Cool Things I Read, Vol. 6
Roller derby, racing, and high dives!
Happy holidays to all 7 of my loyal readers, and welcome back to another edition of Cool Things I’ve Read. Today’s articles are all about women and sport, at least peripherally. Sport, as we all know, can be a tool for liberation just as easily as it is a tool for oppression. On one hand, sport allows certain women to gain some agency over their bodies and their time. But it also can be just another system protecting traditional power structures. Here, we’ve got examples of both. (We’ve also got an unrelated sports doc at the end, that you should also watch).
How the Rugby Rape Trial Divided Ireland, The Guardian
Elite athletes who commit heinous crimes are regularly welcomed back to their day jobs with open arms. And while this article shows that to not be a specifically American phenomenon, it’s nothing shocking. What is shocking is the description of the situation for women in Northern Ireland. It is the only part of the United Kingdom or Ireland that has neither abortion rights or gay marriage, where reported rapes only lead to convictions 1.8% of the time. As the victim says in the article, “Rape is a game of power and control, and they rely on your silence.” She challenged that power and lost, but sparked a wave of activism across the country that has begun to rip out the misogyny embedded in Irish sport. [CW: rape, obviously.]
The long read: After a trial that dominated the news, the accused were all found not guilty. But the case had tapped…www.theguardian.com
Lady Leadfoot, Epic Magazine/Sports Illustrated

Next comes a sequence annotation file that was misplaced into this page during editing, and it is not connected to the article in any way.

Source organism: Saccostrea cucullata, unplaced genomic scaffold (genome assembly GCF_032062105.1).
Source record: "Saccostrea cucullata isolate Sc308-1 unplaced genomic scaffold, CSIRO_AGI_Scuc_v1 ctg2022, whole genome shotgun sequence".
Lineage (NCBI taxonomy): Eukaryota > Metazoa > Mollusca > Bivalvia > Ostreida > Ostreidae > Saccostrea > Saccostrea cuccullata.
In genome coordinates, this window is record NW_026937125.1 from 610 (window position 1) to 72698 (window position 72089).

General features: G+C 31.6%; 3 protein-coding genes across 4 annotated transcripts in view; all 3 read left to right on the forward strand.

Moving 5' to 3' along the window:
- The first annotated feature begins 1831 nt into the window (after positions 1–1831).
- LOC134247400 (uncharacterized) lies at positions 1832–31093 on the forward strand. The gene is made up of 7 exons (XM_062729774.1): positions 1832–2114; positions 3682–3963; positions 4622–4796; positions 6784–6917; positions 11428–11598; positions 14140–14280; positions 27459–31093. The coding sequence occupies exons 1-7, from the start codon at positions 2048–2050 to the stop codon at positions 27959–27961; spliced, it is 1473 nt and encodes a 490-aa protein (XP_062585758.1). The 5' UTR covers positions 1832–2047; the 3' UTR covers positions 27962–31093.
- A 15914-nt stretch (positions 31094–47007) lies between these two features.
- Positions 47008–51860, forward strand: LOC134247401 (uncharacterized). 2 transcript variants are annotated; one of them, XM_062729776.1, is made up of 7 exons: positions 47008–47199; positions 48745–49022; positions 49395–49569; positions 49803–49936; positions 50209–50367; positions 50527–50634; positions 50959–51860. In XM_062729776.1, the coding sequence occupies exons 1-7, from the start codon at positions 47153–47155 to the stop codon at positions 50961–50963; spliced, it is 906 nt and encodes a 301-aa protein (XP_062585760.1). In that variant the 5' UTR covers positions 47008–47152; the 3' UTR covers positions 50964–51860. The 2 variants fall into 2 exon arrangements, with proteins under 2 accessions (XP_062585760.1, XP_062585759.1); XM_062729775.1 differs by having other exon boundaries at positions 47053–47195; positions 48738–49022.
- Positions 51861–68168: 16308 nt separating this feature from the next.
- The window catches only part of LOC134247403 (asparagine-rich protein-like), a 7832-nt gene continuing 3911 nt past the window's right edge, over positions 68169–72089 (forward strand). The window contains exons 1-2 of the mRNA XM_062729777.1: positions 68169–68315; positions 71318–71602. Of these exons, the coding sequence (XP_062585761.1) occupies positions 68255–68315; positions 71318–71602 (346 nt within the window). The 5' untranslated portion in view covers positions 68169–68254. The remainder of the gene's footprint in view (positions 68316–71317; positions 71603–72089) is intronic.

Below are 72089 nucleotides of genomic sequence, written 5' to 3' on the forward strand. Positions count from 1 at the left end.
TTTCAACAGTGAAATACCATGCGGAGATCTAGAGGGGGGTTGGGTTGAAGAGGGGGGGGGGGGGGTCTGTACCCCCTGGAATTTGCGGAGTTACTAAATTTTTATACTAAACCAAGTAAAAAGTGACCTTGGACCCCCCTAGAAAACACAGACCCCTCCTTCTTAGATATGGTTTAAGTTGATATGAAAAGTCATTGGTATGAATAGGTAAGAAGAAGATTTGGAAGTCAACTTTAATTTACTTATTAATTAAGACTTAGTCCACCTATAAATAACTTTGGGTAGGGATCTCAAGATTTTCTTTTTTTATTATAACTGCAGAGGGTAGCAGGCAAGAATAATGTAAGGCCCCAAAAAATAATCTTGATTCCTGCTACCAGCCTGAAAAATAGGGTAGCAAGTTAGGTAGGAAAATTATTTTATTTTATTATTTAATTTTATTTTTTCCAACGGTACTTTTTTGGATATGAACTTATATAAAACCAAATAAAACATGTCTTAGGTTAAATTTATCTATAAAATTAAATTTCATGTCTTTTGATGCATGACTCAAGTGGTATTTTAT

This is the story of Denise McCluggage, a reporter who, with many sporting avenues closed off to her because of her gender, would find the weirdly women-friendly world of motor car racing. As author Amy Wallace writes, “Years before George Plimpton would be credited with inventing “stunt” journalism, attempting the sports about which he wrote, McCluggage was turning the things she loved to do into riveting prose.” This is the story of McCluggage’s fascinating life, told through her victory at Sebring in 1961.
This article was published in partnership with Epic Magazine . Five days before the race, the automobiles began to…www.si.com
The Wheel Thing, New York Times
Writer Hayley Krischer discusses the reemergence of roller skating “as part of a new feminist uniform.” With the sport in all its various forms gaining popularity among millennial women, more spaces are popping up for women to exist away from the male gaze. As the author discusses the boon this can be for the autonomy of women, writing, “When on skates, women are encouraged to use their bodies in ways that they have never been encouraged to do before, bucking patriarchal norms.”
cultural studies Roller skates have become an accessory of female empowerment. Once, roller skating was a…www.nytimes.com
Roller Derby vs. the NCAA, Slate
Another article on roller derby, but this one looking at it’s potential for growing into a more mainstream sport. A couple years ago, I wrote about how Ultimate frisbee was sacrificing some of what made it unique in a bid to gain legitimacy and standing in the wider world of sports. Here, Dr. Devoney Looser discusses how some corners of roller derby are doing the same. Traditionally in roller, athletes compete under tongue-in-cheek pseudonyms, and all leagues are athlete-owned — every leftist sports fan’s utopian dream. But both of these trademarks of the sport might soon be gone, if that’s what it takes to get more recognition for the sport.
It's now impossible to ignore the systemic problems in college sports. Northwestern University football players'…slate.com
Ten Meter Tower, Topic
As part of their Rites of Passage series, Topic put together a video of individuals getting ready to attempt something they’ve never done before: jump off a 10-meter diving platform.